An Interview with Jeff Johnson, surfer and star of 180° South, a journey from California to Patagonia| 26 November, 2010
In 1968 climber and surfer Yvon Chouinard, climber and skier Doug Tompkins and champion skier Dick Dorworth set off from California in an old van to surf, ski and climb their way down to Patagonia with the aim of climbing Chile’s Mount Fitz Roy, a mountain that only been climbed twice before. The trip was documented in a little-seen video called Mountains of Storm. When surfer Jeff Johnson saw this film he knew he had to do the same, and so was born 180° South, a film, directed by Chris Malloy, documenting the journey of Jeff, along with surfer Keith Malloy, mountaineer Timmy O’Neill, surfer Ramón Navarro and Easter Island native Makohe (who joins them for the last leg) as they travel from California to Corcovado mountain in Chile. We asked Jeff a few questions about the journey:
You’ve mentioned that seeing Mountains of Storm was the catalyst for the idea. How did this progress into its actual fruition?
10 years ago, in the late 90’s, a friend of mine was an employee of Patagonia. One day out of the blue she handed me this old VHS tape and told me to watch it. She said she had to sneak it out of the Patagonia vault and no one outside the company was supposed to see it. It had the words “Mountain of Storms” written on it. I had been sharing a house with the Malloy brothers on the north shore at the time. The oldest brother, Chris, had already made a few successful surf movies. Chris and I watched it one night and we couldn’t believe our eyes. So, we talked about doing a similar film one day- or our own adventure in the spirit of theirs. In 2006 we began putting it together.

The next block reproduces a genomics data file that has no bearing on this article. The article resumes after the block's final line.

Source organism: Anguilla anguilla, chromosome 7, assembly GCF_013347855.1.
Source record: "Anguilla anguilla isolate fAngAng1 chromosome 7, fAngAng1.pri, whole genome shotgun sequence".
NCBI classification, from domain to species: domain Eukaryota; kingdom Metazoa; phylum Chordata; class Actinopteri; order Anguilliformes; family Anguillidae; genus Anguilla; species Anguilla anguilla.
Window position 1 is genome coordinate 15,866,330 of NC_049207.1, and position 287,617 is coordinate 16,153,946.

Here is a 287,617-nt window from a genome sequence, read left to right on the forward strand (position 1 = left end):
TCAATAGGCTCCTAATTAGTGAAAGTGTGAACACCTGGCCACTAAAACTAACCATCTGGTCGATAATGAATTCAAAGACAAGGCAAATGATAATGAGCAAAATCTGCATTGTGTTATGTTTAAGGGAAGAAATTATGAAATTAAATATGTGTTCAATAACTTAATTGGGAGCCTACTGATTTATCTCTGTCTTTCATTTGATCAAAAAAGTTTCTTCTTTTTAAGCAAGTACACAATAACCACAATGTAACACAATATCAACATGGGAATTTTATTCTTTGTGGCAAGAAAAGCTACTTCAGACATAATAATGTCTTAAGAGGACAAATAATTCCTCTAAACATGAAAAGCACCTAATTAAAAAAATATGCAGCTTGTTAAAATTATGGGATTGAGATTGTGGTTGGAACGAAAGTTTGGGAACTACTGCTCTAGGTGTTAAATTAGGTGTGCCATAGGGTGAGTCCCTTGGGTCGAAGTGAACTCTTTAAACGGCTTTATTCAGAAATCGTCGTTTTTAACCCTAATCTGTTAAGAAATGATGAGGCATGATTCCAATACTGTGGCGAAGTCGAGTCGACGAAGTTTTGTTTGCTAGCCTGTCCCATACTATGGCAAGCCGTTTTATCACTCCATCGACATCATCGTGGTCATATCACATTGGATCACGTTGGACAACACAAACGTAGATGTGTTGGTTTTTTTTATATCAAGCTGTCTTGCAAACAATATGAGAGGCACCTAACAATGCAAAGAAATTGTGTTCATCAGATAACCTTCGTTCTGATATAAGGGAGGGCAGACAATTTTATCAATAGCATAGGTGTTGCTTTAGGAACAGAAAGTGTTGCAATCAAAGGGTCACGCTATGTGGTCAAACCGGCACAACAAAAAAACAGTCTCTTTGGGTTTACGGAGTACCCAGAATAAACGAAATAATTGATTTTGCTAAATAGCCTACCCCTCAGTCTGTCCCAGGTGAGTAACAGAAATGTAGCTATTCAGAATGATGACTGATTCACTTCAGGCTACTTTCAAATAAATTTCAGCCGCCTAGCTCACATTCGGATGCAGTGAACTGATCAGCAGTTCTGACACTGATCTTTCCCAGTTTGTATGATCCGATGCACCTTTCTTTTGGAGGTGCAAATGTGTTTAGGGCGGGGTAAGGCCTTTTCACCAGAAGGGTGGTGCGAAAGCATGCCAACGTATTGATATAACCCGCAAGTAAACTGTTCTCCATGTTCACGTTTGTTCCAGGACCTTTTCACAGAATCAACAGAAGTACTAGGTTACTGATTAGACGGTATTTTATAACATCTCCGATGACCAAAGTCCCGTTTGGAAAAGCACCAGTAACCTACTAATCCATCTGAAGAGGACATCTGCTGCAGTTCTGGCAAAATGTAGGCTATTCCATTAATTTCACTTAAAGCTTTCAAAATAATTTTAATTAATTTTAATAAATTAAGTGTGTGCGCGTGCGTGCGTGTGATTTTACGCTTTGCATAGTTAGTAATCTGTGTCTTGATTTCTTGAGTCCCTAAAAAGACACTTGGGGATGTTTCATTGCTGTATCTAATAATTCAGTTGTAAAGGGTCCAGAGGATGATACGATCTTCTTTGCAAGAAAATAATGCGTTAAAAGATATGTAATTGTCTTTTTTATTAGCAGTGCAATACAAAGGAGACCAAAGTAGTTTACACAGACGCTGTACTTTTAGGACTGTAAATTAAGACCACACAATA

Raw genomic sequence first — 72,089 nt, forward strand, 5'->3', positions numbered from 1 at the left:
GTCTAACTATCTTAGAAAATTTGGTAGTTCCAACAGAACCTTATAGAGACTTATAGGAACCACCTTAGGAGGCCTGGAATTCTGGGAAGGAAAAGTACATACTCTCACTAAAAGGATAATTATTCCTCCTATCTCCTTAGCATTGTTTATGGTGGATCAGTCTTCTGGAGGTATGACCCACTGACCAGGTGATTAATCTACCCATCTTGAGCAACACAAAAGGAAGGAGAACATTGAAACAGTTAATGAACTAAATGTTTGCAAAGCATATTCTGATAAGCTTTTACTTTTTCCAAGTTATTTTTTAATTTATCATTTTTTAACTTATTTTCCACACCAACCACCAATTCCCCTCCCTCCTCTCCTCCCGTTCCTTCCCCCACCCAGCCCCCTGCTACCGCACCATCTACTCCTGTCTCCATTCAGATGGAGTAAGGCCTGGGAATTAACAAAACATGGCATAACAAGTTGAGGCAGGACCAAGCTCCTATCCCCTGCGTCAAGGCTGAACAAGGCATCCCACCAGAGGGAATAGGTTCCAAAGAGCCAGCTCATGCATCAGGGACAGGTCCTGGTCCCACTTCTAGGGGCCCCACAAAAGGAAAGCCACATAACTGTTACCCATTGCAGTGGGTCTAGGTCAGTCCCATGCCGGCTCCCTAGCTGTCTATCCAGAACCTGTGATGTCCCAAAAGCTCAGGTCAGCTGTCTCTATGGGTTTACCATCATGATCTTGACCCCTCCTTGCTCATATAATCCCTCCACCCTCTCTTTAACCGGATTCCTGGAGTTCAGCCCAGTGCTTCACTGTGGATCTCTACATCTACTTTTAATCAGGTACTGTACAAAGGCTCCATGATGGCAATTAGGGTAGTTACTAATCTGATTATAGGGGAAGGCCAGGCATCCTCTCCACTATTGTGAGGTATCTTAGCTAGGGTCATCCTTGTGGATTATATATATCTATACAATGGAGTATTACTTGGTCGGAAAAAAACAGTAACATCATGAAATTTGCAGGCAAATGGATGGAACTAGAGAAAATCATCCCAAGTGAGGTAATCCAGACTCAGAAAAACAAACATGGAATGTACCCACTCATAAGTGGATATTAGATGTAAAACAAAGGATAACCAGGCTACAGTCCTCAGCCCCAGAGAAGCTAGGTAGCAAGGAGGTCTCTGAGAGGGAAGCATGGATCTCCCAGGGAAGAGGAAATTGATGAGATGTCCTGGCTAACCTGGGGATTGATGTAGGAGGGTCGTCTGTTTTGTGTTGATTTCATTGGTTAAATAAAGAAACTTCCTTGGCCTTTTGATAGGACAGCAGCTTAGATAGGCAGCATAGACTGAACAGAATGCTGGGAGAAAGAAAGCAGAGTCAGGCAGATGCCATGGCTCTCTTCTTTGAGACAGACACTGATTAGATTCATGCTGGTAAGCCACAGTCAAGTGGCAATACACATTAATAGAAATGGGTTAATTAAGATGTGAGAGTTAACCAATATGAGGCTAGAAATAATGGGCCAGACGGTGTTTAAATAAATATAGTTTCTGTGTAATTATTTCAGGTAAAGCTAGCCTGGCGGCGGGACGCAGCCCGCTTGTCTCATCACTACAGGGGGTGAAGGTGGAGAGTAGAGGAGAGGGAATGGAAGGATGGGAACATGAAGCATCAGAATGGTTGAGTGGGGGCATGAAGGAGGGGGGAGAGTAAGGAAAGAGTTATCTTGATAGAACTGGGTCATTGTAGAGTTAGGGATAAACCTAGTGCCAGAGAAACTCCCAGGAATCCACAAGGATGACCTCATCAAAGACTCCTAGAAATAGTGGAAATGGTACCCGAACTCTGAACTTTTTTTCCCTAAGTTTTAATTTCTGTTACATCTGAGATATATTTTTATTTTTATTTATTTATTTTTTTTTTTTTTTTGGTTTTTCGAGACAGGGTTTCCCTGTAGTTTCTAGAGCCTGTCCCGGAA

Other than the fact that this trip was in some ways re-telling the stories of Chouinard and Tompkins, what was the motivation for doing it? Was it the journey itself, or the eventual meeting with Chouinard, or a mixture of things?
Yvon has always been an inspiration to me, and Chris, even before we saw that old film. We knew what he had done in climbing, for the environment, and how he has changed the way business is done. Seeing the film just added to the legend. We love Yvon’s and Doug’s story and we simply wanted to share this with people with hope of spreading that inspiration.
Why did you decide to do the journey by boat rather than the road, as Chouinard and Tompkins actually did with their journey?
I thought about doing it in my van, taking trains, riding busses, hitchhiking, etc. Then we heard about this boat called the Seabear. It was heading to Patagonia and needed crew. It just sounded perfect. And I knew they would be sailing through Easter Island. I’ve always dreamt of going to Easter Island.
What were the main stops on the way to Patagonia?
I got on the boat in Xtapa Mexico. We sailed to Acapulco, Cocos Island, Galapagos, Easter Island, Juan Fernandez, then mainland Chile.
Why did you want to go to Easter Island so much?